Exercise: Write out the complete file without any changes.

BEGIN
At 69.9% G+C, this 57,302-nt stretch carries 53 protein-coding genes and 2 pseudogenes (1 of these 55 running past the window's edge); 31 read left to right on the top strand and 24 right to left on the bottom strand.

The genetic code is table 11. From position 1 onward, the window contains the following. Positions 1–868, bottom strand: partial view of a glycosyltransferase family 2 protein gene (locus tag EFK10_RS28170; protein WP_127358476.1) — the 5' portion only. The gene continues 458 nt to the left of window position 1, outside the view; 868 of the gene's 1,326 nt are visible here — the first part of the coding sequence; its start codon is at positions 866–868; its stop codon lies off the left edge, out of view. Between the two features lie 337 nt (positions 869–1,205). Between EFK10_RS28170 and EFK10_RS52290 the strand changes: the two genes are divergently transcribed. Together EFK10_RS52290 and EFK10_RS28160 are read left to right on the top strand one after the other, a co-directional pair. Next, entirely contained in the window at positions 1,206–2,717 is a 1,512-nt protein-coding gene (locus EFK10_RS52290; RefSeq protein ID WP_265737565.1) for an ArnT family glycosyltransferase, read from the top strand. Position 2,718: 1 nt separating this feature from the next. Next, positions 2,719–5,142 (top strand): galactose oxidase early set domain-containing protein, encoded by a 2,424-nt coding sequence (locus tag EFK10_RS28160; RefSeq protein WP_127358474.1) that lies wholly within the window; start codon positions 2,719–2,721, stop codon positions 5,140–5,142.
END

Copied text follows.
At 69.9% G+C, this 57,302-nt stretch carries 53 protein-coding genes and 2 pseudogenes (1 of these 55 running past the window's edge); 31 read left to right on the top strand and 24 right to left on the bottom strand.

The genetic code is table 11. From position 1 onward, the window contains the following. Positions 1–868, bottom strand: partial view of a glycosyltransferase family 2 protein gene (locus tag EFK10_RS28170; protein WP_127358476.1) — the 5' portion only. The gene continues 458 nt to the left of window position 1, outside the view; 868 of the gene's 1,326 nt are visible here — the first part of the coding sequence; its start codon is at positions 866–868; its stop codon lies off the left edge, out of view. Between the two features lie 337 nt (positions 869–1,205). Between EFK10_RS28170 and EFK10_RS52290 the strand changes: the two genes are divergently transcribed. Together EFK10_RS52290 and EFK10_RS28160 are read left to right on the top strand one after the other, a co-directional pair. Next, entirely contained in the window at positions 1,206–2,717 is a 1,512-nt protein-coding gene (locus EFK10_RS52290; RefSeq protein ID WP_265737565.1) for an ArnT family glycosyltransferase, read from the top strand. Position 2,718: 1 nt separating this feature from the next. Next, positions 2,719–5,142 (top strand): galactose oxidase early set domain-containing protein, encoded by a 2,424-nt coding sequence (locus tag EFK10_RS28160; RefSeq protein WP_127358474.1) that lies wholly within the window; start codon positions 2,719–2,721, stop codon positions 5,140–5,142.